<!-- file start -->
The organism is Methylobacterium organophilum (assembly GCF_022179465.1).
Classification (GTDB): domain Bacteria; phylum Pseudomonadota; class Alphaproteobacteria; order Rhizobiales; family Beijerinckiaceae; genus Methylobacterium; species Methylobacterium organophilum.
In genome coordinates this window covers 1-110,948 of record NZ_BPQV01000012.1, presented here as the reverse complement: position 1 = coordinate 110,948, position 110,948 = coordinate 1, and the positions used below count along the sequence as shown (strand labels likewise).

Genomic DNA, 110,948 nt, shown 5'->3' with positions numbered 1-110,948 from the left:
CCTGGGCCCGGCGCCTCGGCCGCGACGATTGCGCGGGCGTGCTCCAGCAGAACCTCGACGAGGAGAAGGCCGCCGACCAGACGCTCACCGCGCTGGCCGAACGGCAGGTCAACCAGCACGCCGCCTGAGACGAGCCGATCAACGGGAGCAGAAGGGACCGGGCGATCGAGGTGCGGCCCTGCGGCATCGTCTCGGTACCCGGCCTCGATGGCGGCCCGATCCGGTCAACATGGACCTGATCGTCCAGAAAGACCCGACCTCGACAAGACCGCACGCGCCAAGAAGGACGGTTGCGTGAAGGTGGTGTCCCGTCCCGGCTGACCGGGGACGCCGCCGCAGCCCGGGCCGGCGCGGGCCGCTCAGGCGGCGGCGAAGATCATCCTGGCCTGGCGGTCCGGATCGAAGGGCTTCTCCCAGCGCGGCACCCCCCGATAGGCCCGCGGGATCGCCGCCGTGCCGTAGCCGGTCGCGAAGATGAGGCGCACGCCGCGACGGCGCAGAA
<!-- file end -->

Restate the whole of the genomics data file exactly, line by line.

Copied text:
The organism is Methylobacterium organophilum (assembly GCF_022179465.1).
Classification (GTDB): domain Bacteria; phylum Pseudomonadota; class Alphaproteobacteria; order Rhizobiales; family Beijerinckiaceae; genus Methylobacterium; species Methylobacterium organophilum.
In genome coordinates this window covers 1-110,948 of record NZ_BPQV01000012.1, presented here as the reverse complement: position 1 = coordinate 110,948, position 110,948 = coordinate 1, and the positions used below count along the sequence as shown (strand labels likewise).

Genomic DNA, 110,948 nt, shown 5'->3' with positions numbered 1-110,948 from the left:
CCTGGGCCCGGCGCCTCGGCCGCGACGATTGCGCGGGCGTGCTCCAGCAGAACCTCGACGAGGAGAAGGCCGCCGACCAGACGCTCACCGCGCTGGCCGAACGGCAGGTCAACCAGCACGCCGCCTGAGACGAGCCGATCAACGGGAGCAGAAGGGACCGGGCGATCGAGGTGCGGCCCTGCGGCATCGTCTCGGTACCCGGCCTCGATGGCGGCCCGATCCGGTCAACATGGACCTGATCGTCCAGAAAGACCCGACCTCGACAAGACCGCACGCGCCAAGAAGGACGGTTGCGTGAAGGTGGTGTCCCGTCCCGGCTGACCGGGGACGCCGCCGCAGCCCGGGCCGGCGCGGGCCGCTCAGGCGGCGGCGAAGATCATCCTGGCCTGGCGGTCCGGATCGAAGGGCTTCTCCCAGCGCGGCACCCCCCGATAGGCCCGCGGGATCGCCGCCGTGCCGTAGCCGGTCGCGAAGATGAGGCGCACGCCGCGACGGCGCAGAA